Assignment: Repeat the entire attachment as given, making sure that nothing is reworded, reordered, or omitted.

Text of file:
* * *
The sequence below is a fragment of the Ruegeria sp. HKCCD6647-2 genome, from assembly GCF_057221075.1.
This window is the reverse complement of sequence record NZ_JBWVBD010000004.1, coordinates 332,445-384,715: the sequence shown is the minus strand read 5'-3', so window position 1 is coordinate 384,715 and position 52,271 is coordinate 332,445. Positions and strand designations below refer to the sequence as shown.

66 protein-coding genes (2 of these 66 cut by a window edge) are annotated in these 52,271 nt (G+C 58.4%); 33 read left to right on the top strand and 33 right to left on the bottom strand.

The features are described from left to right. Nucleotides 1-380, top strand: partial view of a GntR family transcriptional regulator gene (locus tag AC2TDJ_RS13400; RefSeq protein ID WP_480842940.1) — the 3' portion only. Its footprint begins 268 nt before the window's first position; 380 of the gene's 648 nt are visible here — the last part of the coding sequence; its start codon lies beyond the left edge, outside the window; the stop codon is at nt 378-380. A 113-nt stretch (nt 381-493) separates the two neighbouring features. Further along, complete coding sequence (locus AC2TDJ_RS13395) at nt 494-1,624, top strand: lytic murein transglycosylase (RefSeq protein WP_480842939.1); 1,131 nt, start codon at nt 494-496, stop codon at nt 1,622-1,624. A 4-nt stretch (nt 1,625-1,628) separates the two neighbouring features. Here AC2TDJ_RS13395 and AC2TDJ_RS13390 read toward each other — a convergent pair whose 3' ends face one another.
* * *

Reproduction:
The sequence below is a fragment of the Ruegeria sp. HKCCD6647-2 genome, from assembly GCF_057221075.1.
This window is the reverse complement of sequence record NZ_JBWVBD010000004.1, coordinates 332,445-384,715: the sequence shown is the minus strand read 5'-3', so window position 1 is coordinate 384,715 and position 52,271 is coordinate 332,445. Positions and strand designations below refer to the sequence as shown.

66 protein-coding genes (2 of these 66 cut by a window edge) are annotated in these 52,271 nt (G+C 58.4%); 33 read left to right on the top strand and 33 right to left on the bottom strand.

The features are described from left to right. Nucleotides 1-380, top strand: partial view of a GntR family transcriptional regulator gene (locus tag AC2TDJ_RS13400; RefSeq protein ID WP_480842940.1) — the 3' portion only. Its footprint begins 268 nt before the window's first position; 380 of the gene's 648 nt are visible here — the last part of the coding sequence; its start codon lies beyond the left edge, outside the window; the stop codon is at nt 378-380. A 113-nt stretch (nt 381-493) separates the two neighbouring features. Further along, complete coding sequence (locus AC2TDJ_RS13395) at nt 494-1,624, top strand: lytic murein transglycosylase (RefSeq protein WP_480842939.1); 1,131 nt, start codon at nt 494-496, stop codon at nt 1,622-1,624. A 4-nt stretch (nt 1,625-1,628) separates the two neighbouring features. Here AC2TDJ_RS13395 and AC2TDJ_RS13390 read toward each other — a convergent pair whose 3' ends face one another.